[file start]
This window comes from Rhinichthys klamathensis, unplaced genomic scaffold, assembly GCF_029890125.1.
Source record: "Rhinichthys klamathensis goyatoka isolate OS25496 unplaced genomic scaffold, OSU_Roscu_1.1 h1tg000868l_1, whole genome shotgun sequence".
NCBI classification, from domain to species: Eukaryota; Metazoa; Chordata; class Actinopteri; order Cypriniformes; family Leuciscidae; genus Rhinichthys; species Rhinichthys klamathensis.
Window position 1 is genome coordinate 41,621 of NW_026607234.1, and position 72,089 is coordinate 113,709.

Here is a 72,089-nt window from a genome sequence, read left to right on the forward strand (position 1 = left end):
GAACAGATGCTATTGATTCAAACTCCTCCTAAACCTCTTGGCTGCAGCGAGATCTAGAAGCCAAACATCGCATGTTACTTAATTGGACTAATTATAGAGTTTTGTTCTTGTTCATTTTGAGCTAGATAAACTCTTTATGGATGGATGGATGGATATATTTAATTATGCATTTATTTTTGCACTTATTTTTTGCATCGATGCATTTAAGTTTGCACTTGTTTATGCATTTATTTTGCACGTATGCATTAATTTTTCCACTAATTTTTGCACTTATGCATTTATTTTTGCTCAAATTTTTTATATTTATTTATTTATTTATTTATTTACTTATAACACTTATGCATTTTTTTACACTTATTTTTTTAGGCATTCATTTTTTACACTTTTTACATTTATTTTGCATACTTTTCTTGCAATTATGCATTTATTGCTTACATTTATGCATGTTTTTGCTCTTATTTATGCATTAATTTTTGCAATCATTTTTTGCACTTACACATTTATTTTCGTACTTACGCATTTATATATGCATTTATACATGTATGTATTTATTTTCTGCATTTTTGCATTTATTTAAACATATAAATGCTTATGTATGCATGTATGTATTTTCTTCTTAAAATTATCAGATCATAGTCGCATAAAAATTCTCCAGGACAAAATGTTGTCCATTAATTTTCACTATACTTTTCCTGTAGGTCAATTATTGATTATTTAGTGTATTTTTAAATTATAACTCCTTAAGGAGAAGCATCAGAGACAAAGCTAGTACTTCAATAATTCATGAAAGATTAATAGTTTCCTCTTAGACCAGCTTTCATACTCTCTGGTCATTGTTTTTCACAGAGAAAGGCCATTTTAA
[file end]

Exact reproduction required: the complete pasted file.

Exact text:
This window comes from Rhinichthys klamathensis, unplaced genomic scaffold, assembly GCF_029890125.1.
Source record: "Rhinichthys klamathensis goyatoka isolate OS25496 unplaced genomic scaffold, OSU_Roscu_1.1 h1tg000868l_1, whole genome shotgun sequence".
NCBI classification, from domain to species: Eukaryota; Metazoa; Chordata; class Actinopteri; order Cypriniformes; family Leuciscidae; genus Rhinichthys; species Rhinichthys klamathensis.
Window position 1 is genome coordinate 41,621 of NW_026607234.1, and position 72,089 is coordinate 113,709.

Here is a 72,089-nt window from a genome sequence, read left to right on the forward strand (position 1 = left end):
GAACAGATGCTATTGATTCAAACTCCTCCTAAACCTCTTGGCTGCAGCGAGATCTAGAAGCCAAACATCGCATGTTACTTAATTGGACTAATTATAGAGTTTTGTTCTTGTTCATTTTGAGCTAGATAAACTCTTTATGGATGGATGGATGGATATATTTAATTATGCATTTATTTTTGCACTTATTTTTTGCATCGATGCATTTAAGTTTGCACTTGTTTATGCATTTATTTTGCACGTATGCATTAATTTTTCCACTAATTTTTGCACTTATGCATTTATTTTTGCTCAAATTTTTTATATTTATTTATTTATTTATTTATTTACTTATAACACTTATGCATTTTTTTACACTTATTTTTTTAGGCATTCATTTTTTACACTTTTTACATTTATTTTGCATACTTTTCTTGCAATTATGCATTTATTGCTTACATTTATGCATGTTTTTGCTCTTATTTATGCATTAATTTTTGCAATCATTTTTTGCACTTACACATTTATTTTCGTACTTACGCATTTATATATGCATTTATACATGTATGTATTTATTTTCTGCATTTTTGCATTTATTTAAACATATAAATGCTTATGTATGCATGTATGTATTTTCTTCTTAAAATTATCAGATCATAGTCGCATAAAAATTCTCCAGGACAAAATGTTGTCCATTAATTTTCACTATACTTTTCCTGTAGGTCAATTATTGATTATTTAGTGTATTTTTAAATTATAACTCCTTAAGGAGAAGCATCAGAGACAAAGCTAGTACTTCAATAATTCATGAAAGATTAATAGTTTCCTCTTAGACCAGCTTTCATACTCTCTGGTCATTGTTTTTCACAGAGAAAGGCCATTTTAA